A=\begin{bmatrix}2 & 4\\4 & 8\end{bmatrix}
Homework Equations
...
The Attempt at a Solution
The book deals with this as an exercise. From what I understand, it says to consider...
Alright, after probably too much work, I think I've gotten it worked out with delta-epsilon proof.
The following is the tactic I used.
Just to give clarity, we want to show that, if, for any real number \varepsilon > 0, there exists a real number \delta > 0 such that 0 < ||(x,y) - (0, 0)||...
You might have made a common mistake, but I might be wrong.
You want to find a \delta so that you can get from 0 < x^2 + y^2 < \delta (*) to
| \frac{x^2 \sin^2(y)}{x^2 + 2y^2} - 0| < \epsilon (**)
by good old, cold, mathematical logic and stuff (it would be good to state beforehand that your...
If I understand correctly, since our conclusion is a "result 1 OR result 2" conclusion, and it appears we can only have one or the other, but not both, i.e. the "OR" as an "exclusive-or," then we must show both that result 1 can occur while result 2 does not occur, and, likewise, that result 2...
haha, yeah, definitely. Yeah, I remember finding the chain rule a little weird. Just sit on it for a bit, and don't worry if it doesn't make "perfect sense" immediately.
Alright, so, I gather the theorem is, "For any x \in \mathbb{R}, \left\{m, n\right\} \subseteq \mathbb{N}, if both 0 \leq x \leq 1 and m \geq n, then x^m \leq x^n."
I'd start by breaking it into cases.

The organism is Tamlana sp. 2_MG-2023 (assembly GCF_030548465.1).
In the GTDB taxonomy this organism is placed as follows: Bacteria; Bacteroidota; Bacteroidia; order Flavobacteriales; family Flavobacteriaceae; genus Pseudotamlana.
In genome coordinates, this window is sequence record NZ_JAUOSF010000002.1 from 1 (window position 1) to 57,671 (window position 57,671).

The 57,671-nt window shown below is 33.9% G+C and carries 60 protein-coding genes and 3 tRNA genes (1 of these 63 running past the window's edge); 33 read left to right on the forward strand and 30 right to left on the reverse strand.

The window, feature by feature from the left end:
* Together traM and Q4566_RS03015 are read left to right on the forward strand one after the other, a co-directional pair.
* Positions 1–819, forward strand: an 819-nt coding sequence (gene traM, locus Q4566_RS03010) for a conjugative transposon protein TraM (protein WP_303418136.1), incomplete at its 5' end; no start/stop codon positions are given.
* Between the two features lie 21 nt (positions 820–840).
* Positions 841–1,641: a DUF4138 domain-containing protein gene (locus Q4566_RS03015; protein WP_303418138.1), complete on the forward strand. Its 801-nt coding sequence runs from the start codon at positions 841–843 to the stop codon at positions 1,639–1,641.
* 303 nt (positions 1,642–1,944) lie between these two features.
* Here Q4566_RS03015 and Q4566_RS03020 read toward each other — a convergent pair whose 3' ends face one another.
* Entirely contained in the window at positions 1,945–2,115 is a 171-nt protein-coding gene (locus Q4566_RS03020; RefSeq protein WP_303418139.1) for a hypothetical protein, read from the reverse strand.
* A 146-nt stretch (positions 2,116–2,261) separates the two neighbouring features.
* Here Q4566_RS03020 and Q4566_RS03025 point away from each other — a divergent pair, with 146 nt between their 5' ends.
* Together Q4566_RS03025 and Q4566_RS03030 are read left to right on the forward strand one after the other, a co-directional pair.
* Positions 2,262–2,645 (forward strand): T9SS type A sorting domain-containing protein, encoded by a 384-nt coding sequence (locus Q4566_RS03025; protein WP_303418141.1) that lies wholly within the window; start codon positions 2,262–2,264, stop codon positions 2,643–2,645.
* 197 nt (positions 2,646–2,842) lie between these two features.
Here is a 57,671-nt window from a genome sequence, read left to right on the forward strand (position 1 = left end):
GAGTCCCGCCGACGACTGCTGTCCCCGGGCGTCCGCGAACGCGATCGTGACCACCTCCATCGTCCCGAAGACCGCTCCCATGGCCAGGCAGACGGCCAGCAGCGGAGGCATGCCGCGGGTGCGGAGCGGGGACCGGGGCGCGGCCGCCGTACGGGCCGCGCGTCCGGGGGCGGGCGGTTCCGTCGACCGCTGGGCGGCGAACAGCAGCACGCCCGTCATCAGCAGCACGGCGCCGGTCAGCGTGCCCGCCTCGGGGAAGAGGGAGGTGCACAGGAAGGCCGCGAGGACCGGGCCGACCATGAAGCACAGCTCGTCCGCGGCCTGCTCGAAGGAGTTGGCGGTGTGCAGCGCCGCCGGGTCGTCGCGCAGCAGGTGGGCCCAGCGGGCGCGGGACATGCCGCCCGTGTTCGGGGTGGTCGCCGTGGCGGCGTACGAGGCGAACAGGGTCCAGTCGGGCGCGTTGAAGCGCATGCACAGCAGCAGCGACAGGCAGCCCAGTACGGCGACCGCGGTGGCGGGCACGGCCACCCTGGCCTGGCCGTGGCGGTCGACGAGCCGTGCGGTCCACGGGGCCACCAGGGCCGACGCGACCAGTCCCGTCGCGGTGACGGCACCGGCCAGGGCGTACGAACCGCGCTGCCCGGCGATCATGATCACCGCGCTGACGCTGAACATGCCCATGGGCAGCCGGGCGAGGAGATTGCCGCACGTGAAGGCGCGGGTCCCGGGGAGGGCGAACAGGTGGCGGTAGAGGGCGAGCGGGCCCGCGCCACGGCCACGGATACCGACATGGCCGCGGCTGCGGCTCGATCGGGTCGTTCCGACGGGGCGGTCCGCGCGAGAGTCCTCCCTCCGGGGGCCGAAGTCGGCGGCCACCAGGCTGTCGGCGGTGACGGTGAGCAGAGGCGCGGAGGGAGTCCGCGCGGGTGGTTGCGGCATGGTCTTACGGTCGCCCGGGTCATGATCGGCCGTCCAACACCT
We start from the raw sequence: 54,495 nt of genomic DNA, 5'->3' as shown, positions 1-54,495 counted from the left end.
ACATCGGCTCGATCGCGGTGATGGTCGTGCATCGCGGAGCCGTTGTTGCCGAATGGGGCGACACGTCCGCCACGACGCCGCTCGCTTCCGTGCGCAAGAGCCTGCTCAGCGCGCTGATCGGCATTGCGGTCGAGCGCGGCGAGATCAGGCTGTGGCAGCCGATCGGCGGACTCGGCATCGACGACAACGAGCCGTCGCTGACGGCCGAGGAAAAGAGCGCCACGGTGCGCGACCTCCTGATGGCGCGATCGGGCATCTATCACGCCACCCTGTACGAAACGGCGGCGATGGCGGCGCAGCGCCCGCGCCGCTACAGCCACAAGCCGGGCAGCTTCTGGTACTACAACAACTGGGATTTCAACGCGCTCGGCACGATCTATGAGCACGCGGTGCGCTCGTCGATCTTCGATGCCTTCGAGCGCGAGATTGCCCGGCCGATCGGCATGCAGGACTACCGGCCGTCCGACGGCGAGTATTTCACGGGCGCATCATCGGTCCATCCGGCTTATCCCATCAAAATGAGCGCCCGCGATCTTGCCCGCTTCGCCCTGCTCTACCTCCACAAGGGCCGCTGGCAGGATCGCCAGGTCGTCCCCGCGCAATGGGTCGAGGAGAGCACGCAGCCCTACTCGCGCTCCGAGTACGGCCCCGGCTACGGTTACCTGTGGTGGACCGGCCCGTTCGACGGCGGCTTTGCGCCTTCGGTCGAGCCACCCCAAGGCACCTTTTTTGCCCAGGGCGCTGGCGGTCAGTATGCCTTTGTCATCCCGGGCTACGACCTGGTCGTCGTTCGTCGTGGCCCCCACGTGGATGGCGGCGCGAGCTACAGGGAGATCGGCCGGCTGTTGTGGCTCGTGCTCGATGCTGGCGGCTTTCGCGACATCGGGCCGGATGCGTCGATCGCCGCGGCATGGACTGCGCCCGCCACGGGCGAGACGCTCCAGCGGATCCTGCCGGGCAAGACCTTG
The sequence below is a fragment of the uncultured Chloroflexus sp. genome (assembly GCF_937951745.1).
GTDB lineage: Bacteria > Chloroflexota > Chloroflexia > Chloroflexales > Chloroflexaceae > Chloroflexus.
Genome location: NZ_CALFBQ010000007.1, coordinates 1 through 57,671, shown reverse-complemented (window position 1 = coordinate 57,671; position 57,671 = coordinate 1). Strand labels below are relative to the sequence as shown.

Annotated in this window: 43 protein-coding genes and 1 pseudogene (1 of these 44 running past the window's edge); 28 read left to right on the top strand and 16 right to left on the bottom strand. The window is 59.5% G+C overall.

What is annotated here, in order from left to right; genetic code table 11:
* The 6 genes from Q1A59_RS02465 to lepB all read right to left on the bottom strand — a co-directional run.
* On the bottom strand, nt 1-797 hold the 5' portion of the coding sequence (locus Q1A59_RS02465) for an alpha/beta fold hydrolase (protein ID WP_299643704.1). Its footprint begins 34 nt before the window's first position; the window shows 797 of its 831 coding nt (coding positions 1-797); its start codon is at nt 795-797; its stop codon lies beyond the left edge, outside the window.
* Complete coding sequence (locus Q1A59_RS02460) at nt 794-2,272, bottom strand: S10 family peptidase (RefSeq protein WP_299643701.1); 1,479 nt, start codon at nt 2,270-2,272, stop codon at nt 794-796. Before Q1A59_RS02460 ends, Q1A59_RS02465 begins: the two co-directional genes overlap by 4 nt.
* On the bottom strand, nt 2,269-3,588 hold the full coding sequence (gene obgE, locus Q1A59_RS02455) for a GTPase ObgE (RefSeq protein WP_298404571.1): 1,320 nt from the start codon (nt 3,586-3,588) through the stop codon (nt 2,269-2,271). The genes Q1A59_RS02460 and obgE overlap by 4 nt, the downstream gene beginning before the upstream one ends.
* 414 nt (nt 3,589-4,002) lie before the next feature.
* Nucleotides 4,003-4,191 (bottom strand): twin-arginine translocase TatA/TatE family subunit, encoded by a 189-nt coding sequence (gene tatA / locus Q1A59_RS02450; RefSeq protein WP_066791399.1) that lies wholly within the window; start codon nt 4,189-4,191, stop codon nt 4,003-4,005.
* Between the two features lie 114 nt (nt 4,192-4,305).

First, consider when x=0. Then, clearly we have our conclusion.
Similar, if we consider...
I believe the contrapositive here would be what you guessed it to be. As others have said, I think its easier to prove directly. For fun, let's prove the contrapositive, worded better for proving:
"For any vector u, in some vector space V, and any scalars a,b, in some field F, consider the...
A good way to do this is to break it down so its easier to apply the chain rule for derivation.
I'll assume we are considering the function f(x)=\sin((\pi x)^2).
To break this down, define the function S(x)=x^2.
Also, define the function g(x)=\pi x.
(Note that these x parameters in...
I'll assume were working with x \in \mathbb{R}.
Just to be clear of the definition of the floor function, it is the function \left\lfloor \right\rfloor : \mathbb{R} \longrightarrow \mathbb{Z}, with the mapping x \in \mathbb{R} \longmapsto \mathrm{max} \left\{ y \in \mathbb{Z} : y \leq x...
Homework Statement
Let z \in \mathbb{C}. Prove that z^{1/n} can be expressed geometrically as n equally spaced points on the circle x^2 + y^2 = |z|^2, where |z|=|a+bi|=\sqrt{a^2 + b^2}, the modulus of z.
Homework Equations
//
The Attempt at a Solution
My problem is that I am...
Thanks for the reply, HallsofIvy.
Oh dear, I see. Hopefully this will be my last change of answer:
f(x,y) = (1 - \frac{1}{2}x^2) (1 - xy) = 1 - xy - \frac{1}{2}x^2
Do I now have the correct idea? D=
Thanks for the reply, Zondrina.
Ohhh, so that is what is meant by "n-th degree!"
Alright, then I would have
f(x,y) = (1 - \frac{1}{2}x^2) (1 - xy + x^2y^2 - x^3y^3)
so
f(x,y) = 1 - xy + x^2y^2 -x^3y^3 - \frac{1}{2}x^2 + \frac{1}{2}x^3y - \frac{1}{2}x^4y^2 + \frac{1}{2}x^5y^3...
Homework Statement
Find the third degree Taylor polynomial about the origin of
f(x,y) = \frac{\cos(x)}{1+xy}
Homework Equations
The Attempt at a Solution
From my ventures on the Internet, this is my attempt:
I see that
\cos(x) = 1 - \frac{1}{2}x^2 + \frac{1}{4!}x^4 - \cdots...